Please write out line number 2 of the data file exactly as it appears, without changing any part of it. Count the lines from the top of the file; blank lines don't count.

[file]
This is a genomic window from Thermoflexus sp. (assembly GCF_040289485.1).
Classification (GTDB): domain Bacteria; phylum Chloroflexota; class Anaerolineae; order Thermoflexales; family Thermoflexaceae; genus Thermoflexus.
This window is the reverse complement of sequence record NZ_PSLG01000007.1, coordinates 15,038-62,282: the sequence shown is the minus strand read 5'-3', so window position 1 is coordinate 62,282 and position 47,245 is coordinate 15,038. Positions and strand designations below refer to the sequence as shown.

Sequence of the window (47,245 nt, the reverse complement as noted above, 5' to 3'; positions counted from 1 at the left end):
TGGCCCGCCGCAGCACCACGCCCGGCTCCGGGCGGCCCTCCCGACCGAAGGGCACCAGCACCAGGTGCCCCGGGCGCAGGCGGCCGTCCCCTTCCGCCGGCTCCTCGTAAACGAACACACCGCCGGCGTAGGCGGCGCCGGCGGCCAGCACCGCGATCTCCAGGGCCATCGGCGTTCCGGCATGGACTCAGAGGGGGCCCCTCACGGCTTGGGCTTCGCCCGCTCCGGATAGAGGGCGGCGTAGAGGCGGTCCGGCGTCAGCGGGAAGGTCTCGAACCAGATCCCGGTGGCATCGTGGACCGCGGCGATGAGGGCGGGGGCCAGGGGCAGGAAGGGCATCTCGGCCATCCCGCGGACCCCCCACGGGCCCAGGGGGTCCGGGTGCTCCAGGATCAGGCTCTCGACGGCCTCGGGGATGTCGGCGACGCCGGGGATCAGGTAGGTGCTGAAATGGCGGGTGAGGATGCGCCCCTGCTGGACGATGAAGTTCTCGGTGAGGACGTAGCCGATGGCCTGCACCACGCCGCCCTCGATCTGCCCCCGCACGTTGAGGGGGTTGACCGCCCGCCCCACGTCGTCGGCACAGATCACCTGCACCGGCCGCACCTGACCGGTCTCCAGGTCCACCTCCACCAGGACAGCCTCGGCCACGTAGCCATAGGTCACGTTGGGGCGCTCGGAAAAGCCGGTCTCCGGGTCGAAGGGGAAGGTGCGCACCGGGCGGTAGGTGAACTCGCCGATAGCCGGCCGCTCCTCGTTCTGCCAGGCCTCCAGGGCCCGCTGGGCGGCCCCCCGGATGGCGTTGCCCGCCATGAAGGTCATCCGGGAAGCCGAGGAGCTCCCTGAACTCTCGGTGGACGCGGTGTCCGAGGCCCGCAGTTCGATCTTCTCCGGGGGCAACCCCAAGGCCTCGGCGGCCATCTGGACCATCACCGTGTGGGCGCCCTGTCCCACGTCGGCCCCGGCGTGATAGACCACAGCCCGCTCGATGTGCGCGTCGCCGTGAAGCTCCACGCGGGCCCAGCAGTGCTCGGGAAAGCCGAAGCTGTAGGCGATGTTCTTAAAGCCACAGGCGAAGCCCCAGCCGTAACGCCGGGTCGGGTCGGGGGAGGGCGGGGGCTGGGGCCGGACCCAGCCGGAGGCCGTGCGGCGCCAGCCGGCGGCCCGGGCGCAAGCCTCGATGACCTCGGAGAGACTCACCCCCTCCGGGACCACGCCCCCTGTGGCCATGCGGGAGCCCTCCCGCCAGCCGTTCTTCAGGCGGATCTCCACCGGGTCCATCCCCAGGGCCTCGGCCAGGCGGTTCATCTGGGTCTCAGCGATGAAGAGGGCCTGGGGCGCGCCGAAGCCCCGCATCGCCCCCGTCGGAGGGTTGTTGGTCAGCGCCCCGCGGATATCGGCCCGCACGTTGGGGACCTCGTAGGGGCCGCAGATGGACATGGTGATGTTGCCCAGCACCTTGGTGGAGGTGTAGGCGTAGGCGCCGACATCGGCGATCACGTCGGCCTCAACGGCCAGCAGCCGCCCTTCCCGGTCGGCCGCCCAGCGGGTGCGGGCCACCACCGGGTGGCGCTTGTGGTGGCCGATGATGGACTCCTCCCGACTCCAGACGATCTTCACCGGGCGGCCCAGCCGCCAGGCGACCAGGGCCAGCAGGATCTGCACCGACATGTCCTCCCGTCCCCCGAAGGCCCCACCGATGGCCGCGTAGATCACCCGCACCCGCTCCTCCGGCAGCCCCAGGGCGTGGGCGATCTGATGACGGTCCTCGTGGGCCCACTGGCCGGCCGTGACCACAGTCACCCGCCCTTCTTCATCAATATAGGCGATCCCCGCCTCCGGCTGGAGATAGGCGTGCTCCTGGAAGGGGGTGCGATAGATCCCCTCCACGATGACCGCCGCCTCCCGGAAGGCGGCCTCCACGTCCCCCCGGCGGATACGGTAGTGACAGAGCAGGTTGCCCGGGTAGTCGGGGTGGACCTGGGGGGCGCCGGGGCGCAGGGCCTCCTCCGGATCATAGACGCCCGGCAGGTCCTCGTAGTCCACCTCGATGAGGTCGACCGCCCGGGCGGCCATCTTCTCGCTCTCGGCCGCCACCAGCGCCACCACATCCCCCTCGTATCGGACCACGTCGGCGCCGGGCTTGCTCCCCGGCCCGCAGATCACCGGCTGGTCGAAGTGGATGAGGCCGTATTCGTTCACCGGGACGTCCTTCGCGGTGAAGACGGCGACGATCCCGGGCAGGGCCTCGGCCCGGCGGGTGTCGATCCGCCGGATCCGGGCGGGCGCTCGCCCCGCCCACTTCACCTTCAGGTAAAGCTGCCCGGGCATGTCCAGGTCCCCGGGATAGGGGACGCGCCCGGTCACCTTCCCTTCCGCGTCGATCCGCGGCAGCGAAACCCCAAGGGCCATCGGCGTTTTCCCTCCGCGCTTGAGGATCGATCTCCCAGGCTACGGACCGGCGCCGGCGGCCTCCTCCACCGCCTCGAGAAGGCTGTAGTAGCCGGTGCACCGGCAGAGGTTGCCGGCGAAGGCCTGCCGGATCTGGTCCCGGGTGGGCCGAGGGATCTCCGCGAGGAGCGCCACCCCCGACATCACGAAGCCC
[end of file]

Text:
Classification (GTDB): domain Bacteria; phylum Chloroflexota; class Anaerolineae; order Thermoflexales; family Thermoflexaceae; genus Thermoflexus.